Journal of Biomedical Science and Engineering
Vol.6 No.3A(2013), Article ID:29479,5 pages DOI:10.4236/jbise.2013.63A040

Cross-modal connectivity of the secondary auditory cortex with higher visual area in the congenitally deaf—A case study

Yul-Wan Sung, Seiji Ogawa

Kansei Fukushi Research Institute, Tohoku Fukushi University, Sendai, Japan


Received 16 January 2013; revised 24 February 2013; accepted 5 March 2013

Keywords: Deaf; Visual Language Processing; Functional MRI; Fusiform Gyrus; Auditory Cortical Areas


It is well known that auditory cortical areas are activated by visual stimulation in the deaf. However, it is not known whether the information enters from the primary visual area or high-level visual areas. In this study, we used visual language stimulation to examine visual-auditory functional connectivity. For this, we used functional magnetic resonance imaging (fMRI) in a congenitally deaf subject to localize areas in the auditory cortex that showed cross-modal reorganization for the processing of visual language inputs and estimate areas in the visual ventral stream, from which language signal inputs enter the auditory areas in the congenitally deaf. We found that the anterior region of the secondary auditory cortex in the superior temporal gyrus showed language-specific activation and that the visual inputs into the area were from the fusiform gyrus, which is a high-level visual area.


Numerous studies have reported auditory-visual crossmodal reorganization in deaf [1-12]. Furthermore, changes in auditory-visual connections and cortical responses to visual stimuli such as the neonatal diversion of retinal axons to the auditory thalamus (cross-modal reorganization) results in the development of a primary auditory cortex that resembles visual cortex in its response properties and topography [1]. The reorganization of callosal connections in the auditory cortex by early visual inputs to the auditory thalamus, and the activation in a region of the right auditory cortex corresponds to Brodmann areas (BA) 42 and 22 as well as area 41 (primary auditory cortex) in the deaf [2].

Auditory cortical areas in the superior temporal gyrus are dedicated to mainly processing speech/language. The cross-modal reorganization of retinal axons to the auditory thalamus in the deaf may provide visual language information directly to the primary auditory cortex. However, visual language information is processed in the ventral visual stream, and there may be functional connectivity between auditory areas and high-level visual areas.

Although auditory cortical areas in the deaf are known to be activated by visual stimulation, it is not yet known at what visual stage does visual language information enters the auditory areas.

In this study, we used functional magnetic resonance imaging (fMRI) to identify areas that show cross-modal plasticity in auditory cortices for the processing of visual language inputs and the visual stage where signal inputs enter these areas in the congenitally deaf.


2.1. Subjects

One congenitally deaf subject (left-handed) and four normal hearing subjects, each two leftand right-handed, were participated. The deaf subject was female and a 20-year-old college student. She could hear sound with a hearing aid but could not understand the meaning. The normal subjects were all female and college students of age 20 - 22. After the subjects were given a complete description of the study, written informed consent was obtained in accordance with the Declaration of Helsinki. This study was approved by the Institutional Review Board of Tohoku Fukushi University. MRI scan was performed twice with one year interval for the deaf subject and once for the hearing subjects.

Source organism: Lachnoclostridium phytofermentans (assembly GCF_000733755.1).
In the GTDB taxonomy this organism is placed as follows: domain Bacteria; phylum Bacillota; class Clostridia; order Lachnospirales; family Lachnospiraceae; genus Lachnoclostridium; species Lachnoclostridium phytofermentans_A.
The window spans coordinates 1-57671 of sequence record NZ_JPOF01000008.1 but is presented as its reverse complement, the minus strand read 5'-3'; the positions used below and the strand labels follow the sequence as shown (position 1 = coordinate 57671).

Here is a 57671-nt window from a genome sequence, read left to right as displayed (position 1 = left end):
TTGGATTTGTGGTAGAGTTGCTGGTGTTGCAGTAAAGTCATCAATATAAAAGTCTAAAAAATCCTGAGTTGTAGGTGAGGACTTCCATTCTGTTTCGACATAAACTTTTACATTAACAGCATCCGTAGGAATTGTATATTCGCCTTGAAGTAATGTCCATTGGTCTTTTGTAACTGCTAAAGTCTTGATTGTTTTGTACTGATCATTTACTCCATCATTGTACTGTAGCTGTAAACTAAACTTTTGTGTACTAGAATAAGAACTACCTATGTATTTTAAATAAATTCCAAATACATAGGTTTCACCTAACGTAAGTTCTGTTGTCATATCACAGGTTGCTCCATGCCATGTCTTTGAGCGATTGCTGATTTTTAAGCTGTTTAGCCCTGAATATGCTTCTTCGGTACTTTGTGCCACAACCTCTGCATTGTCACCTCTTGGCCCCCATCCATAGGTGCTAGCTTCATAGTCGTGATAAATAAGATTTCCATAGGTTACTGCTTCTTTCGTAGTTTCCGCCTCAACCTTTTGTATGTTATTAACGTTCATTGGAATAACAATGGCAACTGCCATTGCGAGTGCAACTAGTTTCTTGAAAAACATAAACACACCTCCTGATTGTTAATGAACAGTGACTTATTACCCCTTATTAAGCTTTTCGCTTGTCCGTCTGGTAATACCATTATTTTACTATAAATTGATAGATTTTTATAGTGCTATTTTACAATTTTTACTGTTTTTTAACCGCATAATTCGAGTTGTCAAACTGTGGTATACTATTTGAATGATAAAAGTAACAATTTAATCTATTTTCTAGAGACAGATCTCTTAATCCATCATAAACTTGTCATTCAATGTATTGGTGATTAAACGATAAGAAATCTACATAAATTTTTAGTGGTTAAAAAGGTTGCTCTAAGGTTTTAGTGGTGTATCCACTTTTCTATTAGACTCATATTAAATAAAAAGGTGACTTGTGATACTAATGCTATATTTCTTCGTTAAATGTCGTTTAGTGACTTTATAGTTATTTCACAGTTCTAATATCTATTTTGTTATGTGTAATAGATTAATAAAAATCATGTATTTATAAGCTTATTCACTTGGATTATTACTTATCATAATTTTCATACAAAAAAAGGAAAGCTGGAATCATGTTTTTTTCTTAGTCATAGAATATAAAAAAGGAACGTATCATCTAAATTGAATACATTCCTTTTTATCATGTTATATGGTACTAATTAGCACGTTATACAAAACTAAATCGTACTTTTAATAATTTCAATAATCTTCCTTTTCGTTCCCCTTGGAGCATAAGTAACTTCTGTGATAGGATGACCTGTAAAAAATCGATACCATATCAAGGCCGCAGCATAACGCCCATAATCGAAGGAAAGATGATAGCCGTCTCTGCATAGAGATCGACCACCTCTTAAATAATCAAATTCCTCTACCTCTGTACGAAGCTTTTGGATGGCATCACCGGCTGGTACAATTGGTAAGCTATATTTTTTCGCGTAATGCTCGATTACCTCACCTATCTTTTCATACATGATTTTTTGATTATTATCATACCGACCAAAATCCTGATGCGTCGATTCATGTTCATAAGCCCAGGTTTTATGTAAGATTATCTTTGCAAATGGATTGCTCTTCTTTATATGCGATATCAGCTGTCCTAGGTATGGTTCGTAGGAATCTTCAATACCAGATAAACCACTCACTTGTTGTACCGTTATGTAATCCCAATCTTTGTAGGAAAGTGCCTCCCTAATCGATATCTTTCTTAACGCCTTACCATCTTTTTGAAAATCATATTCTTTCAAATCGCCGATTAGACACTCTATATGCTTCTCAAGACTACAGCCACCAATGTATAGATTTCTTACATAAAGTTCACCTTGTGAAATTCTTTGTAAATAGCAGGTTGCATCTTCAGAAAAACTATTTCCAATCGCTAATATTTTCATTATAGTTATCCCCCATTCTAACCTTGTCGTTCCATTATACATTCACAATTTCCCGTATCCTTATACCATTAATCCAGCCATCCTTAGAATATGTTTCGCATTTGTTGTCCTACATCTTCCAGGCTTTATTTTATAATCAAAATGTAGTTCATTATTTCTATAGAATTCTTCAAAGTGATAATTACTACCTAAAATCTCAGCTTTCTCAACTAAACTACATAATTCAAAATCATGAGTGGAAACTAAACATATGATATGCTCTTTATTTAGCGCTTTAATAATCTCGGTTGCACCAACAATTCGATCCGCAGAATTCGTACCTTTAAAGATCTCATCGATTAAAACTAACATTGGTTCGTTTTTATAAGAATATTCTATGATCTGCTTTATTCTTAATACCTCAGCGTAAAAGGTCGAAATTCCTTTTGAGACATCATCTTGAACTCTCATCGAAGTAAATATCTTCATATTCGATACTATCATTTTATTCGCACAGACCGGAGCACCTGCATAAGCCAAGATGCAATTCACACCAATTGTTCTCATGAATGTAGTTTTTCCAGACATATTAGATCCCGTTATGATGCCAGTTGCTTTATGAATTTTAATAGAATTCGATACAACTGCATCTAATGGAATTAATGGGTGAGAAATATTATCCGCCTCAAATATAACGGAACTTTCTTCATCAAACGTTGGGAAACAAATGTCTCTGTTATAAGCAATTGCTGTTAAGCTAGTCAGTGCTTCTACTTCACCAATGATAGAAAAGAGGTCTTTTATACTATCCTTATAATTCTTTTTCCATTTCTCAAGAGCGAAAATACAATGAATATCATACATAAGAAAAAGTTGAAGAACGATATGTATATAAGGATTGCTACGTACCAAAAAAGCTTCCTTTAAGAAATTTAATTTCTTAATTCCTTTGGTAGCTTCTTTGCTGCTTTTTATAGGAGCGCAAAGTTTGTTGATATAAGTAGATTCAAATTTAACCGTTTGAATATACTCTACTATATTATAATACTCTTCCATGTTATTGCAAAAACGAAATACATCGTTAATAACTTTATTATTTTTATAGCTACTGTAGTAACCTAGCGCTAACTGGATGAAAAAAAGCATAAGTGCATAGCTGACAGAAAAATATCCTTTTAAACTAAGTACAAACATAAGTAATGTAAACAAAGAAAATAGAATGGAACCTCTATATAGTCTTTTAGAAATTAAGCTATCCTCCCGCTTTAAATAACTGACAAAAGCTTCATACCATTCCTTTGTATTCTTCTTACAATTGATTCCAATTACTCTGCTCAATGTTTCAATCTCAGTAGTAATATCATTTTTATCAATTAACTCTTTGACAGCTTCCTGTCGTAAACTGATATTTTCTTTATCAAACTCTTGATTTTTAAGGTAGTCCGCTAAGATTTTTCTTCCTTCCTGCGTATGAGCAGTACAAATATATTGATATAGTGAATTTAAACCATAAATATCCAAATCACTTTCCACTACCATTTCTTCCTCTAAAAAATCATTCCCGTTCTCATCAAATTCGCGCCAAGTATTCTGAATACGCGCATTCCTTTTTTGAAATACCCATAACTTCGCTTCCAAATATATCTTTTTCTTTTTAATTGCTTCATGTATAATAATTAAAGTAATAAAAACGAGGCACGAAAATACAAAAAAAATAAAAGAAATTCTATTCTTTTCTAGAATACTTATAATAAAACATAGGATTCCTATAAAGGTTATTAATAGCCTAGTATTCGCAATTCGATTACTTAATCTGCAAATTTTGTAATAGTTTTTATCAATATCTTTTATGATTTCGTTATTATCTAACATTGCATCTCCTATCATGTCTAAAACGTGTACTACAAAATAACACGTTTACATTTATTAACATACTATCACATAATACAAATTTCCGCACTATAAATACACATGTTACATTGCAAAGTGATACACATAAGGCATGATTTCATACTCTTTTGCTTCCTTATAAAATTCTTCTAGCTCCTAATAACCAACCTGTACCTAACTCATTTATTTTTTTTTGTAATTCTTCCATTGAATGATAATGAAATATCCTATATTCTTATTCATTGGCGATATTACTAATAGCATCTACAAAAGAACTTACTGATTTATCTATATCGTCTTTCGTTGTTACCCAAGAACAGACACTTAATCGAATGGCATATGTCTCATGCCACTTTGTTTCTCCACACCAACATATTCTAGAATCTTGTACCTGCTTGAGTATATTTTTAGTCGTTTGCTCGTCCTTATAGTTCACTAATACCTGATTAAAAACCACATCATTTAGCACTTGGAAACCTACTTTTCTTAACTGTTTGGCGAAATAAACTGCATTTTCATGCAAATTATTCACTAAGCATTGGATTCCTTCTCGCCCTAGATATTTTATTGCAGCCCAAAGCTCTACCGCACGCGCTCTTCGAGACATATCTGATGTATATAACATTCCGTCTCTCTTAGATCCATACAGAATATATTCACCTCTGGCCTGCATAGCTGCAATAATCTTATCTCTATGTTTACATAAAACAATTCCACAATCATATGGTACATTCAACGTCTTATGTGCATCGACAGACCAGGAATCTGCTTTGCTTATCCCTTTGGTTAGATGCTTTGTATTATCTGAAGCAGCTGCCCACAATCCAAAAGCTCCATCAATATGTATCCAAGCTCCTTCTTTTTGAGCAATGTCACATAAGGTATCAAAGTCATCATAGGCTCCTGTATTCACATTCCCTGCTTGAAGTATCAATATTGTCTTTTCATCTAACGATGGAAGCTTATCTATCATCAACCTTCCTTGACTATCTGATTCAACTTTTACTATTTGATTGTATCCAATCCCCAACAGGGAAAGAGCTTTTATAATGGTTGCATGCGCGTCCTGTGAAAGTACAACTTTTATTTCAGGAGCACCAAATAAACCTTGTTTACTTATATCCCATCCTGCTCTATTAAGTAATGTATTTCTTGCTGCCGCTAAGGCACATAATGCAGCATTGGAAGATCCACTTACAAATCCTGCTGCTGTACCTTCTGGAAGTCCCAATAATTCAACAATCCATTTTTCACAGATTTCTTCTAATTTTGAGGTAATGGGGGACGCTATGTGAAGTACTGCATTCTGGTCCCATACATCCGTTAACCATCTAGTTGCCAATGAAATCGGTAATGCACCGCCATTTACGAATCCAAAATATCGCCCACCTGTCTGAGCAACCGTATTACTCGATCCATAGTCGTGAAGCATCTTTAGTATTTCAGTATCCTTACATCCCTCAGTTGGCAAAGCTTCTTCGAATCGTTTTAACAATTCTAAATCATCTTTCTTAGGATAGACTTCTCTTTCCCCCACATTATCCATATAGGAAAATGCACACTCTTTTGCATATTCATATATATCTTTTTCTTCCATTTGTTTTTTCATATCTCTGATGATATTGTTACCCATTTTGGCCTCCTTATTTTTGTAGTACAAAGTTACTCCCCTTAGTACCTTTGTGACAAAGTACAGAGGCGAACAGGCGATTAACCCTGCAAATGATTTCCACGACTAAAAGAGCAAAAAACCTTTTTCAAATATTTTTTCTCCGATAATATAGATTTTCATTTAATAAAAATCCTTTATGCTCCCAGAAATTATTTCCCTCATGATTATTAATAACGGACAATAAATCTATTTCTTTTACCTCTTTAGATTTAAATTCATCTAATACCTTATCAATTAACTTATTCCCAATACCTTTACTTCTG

2.2. MRI Data Acquisition

All MRI experiments were performed using a Verio system (Siemens, Germany) with a standard, 12-channel head matrix coil operating at 3 Tesla. After initial localizing images were obtained, T1-weighted anatomical images were obtained with an inverted recoveryand magnetization-prepared rapid acquisition using a gradient echo with a matrix size of 256 ´ 256 mm over 256 mm field of view and 1 mm slice thickness. For functional imaging, single-shot, gradient-echo, planar imaging was used with a 1000 milliseconds repetition time, 25 milliseconds echo time, 90 degree flip angle, 220 mm field of view, 64 ´ 64 mm matrix size, and 3.4 mm slice thickness with no gap. Eighteen slices parallel to the AC-PC were acquired for each volume. For resting-state imaging with 2000 milliseconds repetition time and thirty slices were used with other parameters the same as the functional imaging.

2.3. Stimulation Procedure

Face, building, mouth (shape of sound) and two-lettersword (GANA) pictures were used as visual stimuli (Figure 1) because visual word, face and building pictures activate the visual word form area, the face fusiform area and parahippocampal place area respectively that are located nearly at the middle of the posterior-to-anterior line on the ventral visual stream. Mouth pictures were used as a visual language condition.

Stimulus pictures were presented at the center of the visual field. The experimental runs consisted of four stimulus conditions, i.e., face, building, mouth and word conditions. Stimulation during one experimental run con-

Figure 1. Sample pictures for visual stimulation. (a) Face; (b) Building; (c) Mouth shape; and (d) Word. (a) and (b) are nonlanguage conditions and (c) and (d) are language conditions.

sisted of 8 stimulus blocks, with two blocks for each condition. The total time of the experimental run was 240 s, including pre-, post-, and inter-stimulus rest periods of 18 s, and a stimulation period of 16 s. Each stimulation block had 8 stimulus trials, which comprised 1.5 s on and 0.5 s off periods. Two stimulus blocks were randomly repeated for each stimulus condition. Two experimental runs were performed for each subject. During scanning, subjects were instructed to focus on the crosshair at the center of the screen and did one-back task for stimulus pictures. Another experimental run was for resting-state experiment. For this one run of 300 s was performed while subjects closed their eyes.

2.4. Visual Stimulation

Visual stimuli were presented using a projector (Panasonic Corporation, Osaka, Japan; spatial resolution 1024 ´ 768 pixels; refresh rate, 60 Hz) onto a mirror mounted onto a head coil. All pictures were grayscale images, and the background was gray.

2.5. Image Processing